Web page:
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Having Money Increases ‘Mean’ Behavior

Paul Piff, a professor at University of California, Irvine, studies how money influences humans' relationships with one another. His striking conclusion is that money makes us mean. Piff describes one of his experiments involving two individuals playing a rigged game of Monopoly.

We randomly assigned one of the [players] to be a rich player in a rigged game [of Monopoly]. They got two times as much money. For example, when they passed "GO," they collected twice the salary. As the game unfolded, we saw very dramatic differences emerge … The rich player started to move around the board louder, literally smacking the board with their piece … we were more likely to see signs of dominance and displays of power among the rich players. The rich players actually started to become ruder toward the other person, less and less sensitive, and more and more demonstrative of their materials success.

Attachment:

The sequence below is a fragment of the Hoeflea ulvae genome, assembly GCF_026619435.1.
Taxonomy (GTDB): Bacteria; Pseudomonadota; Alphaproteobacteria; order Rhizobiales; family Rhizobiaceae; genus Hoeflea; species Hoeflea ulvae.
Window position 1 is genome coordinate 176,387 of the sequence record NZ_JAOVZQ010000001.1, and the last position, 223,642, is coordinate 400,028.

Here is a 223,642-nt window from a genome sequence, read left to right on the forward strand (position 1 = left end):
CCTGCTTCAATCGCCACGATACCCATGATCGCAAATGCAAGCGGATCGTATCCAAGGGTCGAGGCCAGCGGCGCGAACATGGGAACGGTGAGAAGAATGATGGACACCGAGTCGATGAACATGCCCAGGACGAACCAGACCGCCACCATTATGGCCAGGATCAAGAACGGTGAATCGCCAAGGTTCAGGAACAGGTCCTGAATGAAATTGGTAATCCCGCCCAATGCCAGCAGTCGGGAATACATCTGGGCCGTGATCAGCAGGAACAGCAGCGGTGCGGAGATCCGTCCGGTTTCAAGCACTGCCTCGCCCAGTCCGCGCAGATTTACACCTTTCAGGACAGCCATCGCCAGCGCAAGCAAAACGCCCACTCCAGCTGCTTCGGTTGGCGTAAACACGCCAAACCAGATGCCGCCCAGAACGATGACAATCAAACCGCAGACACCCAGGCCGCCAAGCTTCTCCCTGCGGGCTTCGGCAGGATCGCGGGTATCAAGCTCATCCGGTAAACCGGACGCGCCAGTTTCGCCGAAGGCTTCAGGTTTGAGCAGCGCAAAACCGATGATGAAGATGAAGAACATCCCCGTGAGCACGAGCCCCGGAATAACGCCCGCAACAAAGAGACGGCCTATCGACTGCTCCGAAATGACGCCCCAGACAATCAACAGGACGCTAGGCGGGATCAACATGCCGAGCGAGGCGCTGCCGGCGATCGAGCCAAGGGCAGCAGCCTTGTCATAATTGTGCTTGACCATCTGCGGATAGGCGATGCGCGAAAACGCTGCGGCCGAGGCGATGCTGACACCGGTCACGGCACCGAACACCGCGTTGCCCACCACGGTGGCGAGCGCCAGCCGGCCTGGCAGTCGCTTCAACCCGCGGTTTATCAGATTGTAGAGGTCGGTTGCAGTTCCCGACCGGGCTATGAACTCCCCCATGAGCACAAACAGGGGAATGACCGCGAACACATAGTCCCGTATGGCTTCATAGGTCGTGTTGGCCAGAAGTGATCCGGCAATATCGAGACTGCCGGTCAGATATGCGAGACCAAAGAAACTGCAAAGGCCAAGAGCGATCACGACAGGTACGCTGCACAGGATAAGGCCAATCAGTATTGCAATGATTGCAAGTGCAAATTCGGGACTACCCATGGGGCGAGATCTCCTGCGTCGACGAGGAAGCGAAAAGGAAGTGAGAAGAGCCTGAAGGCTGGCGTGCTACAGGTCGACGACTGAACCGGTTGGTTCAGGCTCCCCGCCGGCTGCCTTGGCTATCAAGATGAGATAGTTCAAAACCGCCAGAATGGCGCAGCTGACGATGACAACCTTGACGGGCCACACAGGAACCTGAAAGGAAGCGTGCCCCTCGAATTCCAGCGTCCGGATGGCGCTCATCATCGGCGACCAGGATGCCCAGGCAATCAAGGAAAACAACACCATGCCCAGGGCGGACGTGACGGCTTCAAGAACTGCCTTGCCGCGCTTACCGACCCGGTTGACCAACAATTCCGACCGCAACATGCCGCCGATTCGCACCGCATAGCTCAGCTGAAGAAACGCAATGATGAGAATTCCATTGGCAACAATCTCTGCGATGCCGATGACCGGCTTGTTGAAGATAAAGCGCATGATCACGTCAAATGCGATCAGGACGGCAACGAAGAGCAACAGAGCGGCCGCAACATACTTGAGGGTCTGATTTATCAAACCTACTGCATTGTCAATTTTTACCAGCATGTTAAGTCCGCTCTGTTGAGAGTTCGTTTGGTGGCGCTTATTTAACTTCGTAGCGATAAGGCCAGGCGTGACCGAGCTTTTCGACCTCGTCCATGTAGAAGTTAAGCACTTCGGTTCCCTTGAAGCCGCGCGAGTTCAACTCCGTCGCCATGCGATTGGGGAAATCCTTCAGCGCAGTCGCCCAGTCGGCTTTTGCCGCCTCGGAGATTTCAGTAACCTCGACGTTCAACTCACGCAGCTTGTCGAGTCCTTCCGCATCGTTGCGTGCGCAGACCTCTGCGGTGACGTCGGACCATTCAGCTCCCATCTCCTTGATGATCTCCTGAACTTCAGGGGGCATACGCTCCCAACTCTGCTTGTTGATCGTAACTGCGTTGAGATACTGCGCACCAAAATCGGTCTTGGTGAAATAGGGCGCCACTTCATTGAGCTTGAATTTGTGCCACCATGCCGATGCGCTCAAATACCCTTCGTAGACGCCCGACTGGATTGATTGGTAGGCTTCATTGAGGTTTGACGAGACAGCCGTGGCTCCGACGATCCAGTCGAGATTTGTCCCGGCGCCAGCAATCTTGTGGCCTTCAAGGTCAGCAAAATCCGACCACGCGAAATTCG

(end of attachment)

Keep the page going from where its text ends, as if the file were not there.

Quotes from rich players included: "I have money for everything ... you're going to lose all your money soon ... I have so much money, I'm going to buy out this whole board ... I'm pretty much untouchable at this point ... "

Piff has conducted similar experiments with real-life wealthy individuals and discovered identical results. His experiments have tested individuals' willingness to stop for pedestrians at crosswalks, cheat in a game, share a monetary gift with strangers, and even take candy from a jar clearly labeled as being for children. In every experiment, higher incomes were correlated with "mean” behavior!

"What we've been finding ... is that as a person's level of wealth increases, their feelings of compassion and empathy go down, and their feelings of entitlement and self-interest increase."

Possible Preaching Angles: Of course it doesn’t have to be this way. In and through Christ, the rich can grow in gentleness and kindness, but it will take the power of the Holy Spirit.

John Cortines and Gregory Bauwer, God and Money, (Rose Publishing, 2016), Pages 49-50

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